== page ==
As a tester, I expect the following things to be provided in an story for an API, especially for a new API. Do you think these expectations are reasonable? If you have more expectations, then please share them.
1 - Examples of how the API works at a high level, preferably in the “given, when, then” format.
These can be considered as acceptance criteria. I need only basic examples of positive scenarios. Examples of some basic negative scenarios are nice to have. I can figure out the remaining, harder scenarios.
e.g.Given the user is logged in, When the user enters an age >= 18 for a violent video game, Then they should be allowed to play that violent video game. (I know this a silly feature, but its only for illustration here).
2 - Detailed API spec for the request and response parameters.
(2 a) Which params are required or optional, and their data types?
e.g. We like to keep age as string instead of integer. It is required.
(2 b) What are the valid and invalid values for each param?
e.g Age cannot be negative or more than 150.
(2 c) Which of the request params does the API compare with backend/databases?
e.g. The api only checks if Age is valid & meets business rules (i.e. user should be an adult). It does not look up the age in database. OTOH, the api compares the user id with the user information stored in our database.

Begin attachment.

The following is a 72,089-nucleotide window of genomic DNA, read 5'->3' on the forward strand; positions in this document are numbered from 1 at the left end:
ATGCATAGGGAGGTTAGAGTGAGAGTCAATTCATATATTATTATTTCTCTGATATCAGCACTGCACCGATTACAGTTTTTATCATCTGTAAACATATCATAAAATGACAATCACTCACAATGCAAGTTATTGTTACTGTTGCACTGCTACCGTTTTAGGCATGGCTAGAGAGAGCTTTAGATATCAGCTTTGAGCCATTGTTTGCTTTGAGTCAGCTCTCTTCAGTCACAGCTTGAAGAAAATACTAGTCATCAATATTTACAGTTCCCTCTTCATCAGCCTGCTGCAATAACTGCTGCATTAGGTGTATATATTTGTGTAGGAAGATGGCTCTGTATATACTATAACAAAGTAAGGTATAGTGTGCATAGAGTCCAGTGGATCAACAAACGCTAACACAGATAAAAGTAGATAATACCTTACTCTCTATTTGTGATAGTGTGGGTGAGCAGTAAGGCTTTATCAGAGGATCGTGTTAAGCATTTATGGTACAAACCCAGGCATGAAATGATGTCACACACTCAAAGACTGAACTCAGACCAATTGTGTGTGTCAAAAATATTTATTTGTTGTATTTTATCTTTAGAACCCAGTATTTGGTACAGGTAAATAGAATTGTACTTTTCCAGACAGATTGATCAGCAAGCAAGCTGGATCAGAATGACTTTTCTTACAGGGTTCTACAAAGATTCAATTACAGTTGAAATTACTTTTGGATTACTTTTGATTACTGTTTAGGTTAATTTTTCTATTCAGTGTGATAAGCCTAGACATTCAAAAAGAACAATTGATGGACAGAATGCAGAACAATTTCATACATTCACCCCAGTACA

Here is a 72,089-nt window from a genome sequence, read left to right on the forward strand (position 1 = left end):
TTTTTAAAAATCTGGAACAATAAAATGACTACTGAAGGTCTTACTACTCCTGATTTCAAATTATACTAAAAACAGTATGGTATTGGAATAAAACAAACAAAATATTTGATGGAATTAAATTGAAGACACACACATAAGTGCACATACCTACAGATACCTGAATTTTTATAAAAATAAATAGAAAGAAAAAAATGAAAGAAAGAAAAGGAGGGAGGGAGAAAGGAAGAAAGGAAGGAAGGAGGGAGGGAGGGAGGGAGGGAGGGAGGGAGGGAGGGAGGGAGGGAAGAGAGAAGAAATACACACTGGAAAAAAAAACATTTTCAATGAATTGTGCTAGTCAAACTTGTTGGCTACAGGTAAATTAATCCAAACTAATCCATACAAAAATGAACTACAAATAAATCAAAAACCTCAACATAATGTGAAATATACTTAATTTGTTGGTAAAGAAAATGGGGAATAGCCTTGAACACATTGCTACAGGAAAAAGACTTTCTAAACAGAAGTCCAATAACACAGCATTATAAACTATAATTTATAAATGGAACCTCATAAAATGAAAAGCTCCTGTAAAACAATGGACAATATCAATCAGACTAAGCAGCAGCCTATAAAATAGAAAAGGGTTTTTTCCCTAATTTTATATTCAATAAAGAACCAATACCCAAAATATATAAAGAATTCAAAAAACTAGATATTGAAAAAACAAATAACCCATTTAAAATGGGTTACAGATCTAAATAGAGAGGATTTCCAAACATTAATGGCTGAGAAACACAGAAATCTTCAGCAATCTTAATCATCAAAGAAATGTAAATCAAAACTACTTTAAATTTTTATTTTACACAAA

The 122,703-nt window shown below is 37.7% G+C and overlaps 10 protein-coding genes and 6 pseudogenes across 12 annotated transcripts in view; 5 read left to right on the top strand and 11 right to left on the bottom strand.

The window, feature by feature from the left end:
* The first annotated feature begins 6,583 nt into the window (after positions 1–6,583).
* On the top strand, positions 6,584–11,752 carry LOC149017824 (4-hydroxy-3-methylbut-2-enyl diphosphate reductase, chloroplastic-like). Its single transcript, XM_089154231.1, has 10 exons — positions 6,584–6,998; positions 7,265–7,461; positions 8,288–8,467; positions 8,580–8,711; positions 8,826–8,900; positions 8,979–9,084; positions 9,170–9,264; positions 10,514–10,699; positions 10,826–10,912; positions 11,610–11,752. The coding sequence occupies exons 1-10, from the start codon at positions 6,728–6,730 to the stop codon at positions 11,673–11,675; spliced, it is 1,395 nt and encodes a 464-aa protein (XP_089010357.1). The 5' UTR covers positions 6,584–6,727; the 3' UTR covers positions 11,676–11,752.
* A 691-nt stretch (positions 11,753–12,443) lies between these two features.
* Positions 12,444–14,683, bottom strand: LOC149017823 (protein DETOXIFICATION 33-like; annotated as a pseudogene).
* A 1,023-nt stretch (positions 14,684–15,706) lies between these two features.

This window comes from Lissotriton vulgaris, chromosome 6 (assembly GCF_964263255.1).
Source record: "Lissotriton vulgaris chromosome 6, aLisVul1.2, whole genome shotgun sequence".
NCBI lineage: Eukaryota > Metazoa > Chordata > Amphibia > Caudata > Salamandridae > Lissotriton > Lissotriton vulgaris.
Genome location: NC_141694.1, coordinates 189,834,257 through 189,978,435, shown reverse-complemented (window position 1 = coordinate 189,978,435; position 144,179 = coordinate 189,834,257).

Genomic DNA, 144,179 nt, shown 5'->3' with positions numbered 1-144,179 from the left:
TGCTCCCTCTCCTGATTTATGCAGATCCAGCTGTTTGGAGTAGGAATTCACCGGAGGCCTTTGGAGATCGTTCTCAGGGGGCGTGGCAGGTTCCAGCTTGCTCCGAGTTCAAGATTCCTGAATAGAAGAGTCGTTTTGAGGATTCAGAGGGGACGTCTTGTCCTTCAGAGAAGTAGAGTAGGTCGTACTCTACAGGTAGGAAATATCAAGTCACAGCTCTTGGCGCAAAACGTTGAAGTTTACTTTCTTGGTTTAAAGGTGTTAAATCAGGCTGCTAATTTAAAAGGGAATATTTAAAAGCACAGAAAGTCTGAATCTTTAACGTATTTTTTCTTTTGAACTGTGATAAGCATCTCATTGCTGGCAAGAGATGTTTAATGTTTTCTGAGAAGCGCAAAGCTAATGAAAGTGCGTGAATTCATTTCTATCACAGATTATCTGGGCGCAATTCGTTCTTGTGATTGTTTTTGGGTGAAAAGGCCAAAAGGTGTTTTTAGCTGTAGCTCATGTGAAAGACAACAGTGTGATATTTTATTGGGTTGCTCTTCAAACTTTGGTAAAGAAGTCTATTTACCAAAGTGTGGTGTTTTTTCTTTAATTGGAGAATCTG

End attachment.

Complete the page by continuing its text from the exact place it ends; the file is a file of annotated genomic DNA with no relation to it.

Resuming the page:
Unfortunately, I never get all these things in one place/document/story. For example, the story has only (1), the swagger document has only (2 a), the developer code has (2 b) and only the developers know (2 c). For existing apis, if I am lucky, I might find QA team docs with (2 a) and (2 b). So, I have to talk to multiple people like the product manager, developers and QA to get a basic understanding of the API. IMO, having such crucial and basic information scattered like this is a huge waste of time for everyone.
Is it reasonable to expect (1), (2 a) and (2 b) to be provided only by the product manager in stories? I can ask the developers or product manager about (2 c).
I want proper division of responsibilities and set correct expectations. Some overlap in responsibilities is ok, but I can’t be doing other people’s work routinely.